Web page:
Hand Tools Archive

Subject:
Cleaning antique finishes

Joe in a Cleveland suburb
I have this old secretary that I obtained a year ago from a 92 year old friend. This secretary had been in his family for many generations and was used in a tavern in Rhode Island in the late 1700's. I have no idea how old this is, but the tavern burned down in the 1880's.

George Washington wrote about staying at this tavern in his diary from what I've read. Did he sit at this secretary? Probably not. I think it was probably made after his death.

The closer I look at it, I can see it was pretty crudely made. The whole piece appears to be made of pine with walnut veneer. Even the two doors are each a single 17" wide board with walnut veneer applied to look like rails and stiles. Of course the pine boards have split which is why the venner is split. Even the sides of the case are a single wide board. Each of the 4 turned feet are slightly different. I've found some cut nails as well as steel screws that appears to be hand made/filed.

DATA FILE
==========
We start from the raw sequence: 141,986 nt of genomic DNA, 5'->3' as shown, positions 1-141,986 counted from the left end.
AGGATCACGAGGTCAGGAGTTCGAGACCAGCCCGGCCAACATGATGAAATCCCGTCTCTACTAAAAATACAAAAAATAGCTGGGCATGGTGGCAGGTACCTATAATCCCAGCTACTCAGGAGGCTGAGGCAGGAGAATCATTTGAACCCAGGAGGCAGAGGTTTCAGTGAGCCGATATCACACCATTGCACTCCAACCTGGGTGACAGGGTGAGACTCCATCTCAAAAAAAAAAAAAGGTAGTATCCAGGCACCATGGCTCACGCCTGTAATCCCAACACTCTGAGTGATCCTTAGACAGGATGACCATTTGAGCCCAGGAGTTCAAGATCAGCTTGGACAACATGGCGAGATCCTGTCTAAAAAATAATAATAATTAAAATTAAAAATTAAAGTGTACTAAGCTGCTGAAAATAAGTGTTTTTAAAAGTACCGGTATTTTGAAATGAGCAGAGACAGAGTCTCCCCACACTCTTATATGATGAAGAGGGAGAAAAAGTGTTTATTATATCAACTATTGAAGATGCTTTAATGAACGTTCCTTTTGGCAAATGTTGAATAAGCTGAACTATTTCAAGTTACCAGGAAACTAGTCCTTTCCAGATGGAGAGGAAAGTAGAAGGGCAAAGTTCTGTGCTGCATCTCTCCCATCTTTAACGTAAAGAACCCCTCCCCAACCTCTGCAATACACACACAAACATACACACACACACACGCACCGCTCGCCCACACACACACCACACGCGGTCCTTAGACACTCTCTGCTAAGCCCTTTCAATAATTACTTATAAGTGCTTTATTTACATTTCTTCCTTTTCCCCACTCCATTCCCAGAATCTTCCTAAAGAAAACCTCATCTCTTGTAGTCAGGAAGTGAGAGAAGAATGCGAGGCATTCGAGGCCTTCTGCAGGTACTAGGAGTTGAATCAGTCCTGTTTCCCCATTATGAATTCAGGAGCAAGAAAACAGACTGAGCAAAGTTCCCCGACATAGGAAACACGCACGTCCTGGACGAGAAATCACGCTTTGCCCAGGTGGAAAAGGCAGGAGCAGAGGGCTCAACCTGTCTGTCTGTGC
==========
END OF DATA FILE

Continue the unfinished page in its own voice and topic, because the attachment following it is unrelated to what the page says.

It's interesting to see all the old hand tooling marks on it.

Anyway, I was reading an article by Jeff Jewitt about cleaning old finishes. He talks about first using mineral spirits, then wiping down with soap (Dawn) and water. Lastly, wax. I was thinking of doing this in hopes of not doing any damage and trying to preserve the patina - the finish may be too far gone though. There are some spots of spattered paint too. I may have to wipe on a coat or two of varnish after cleaning since the finish is pretty much shot I think.

Any advice anybody would like to share in regards to cleaning it? I am not looking to restore and refinish this, just want to kind of conserve it.

A couple pictures.

The backside of one of the doors - single wide board

Paint splatter

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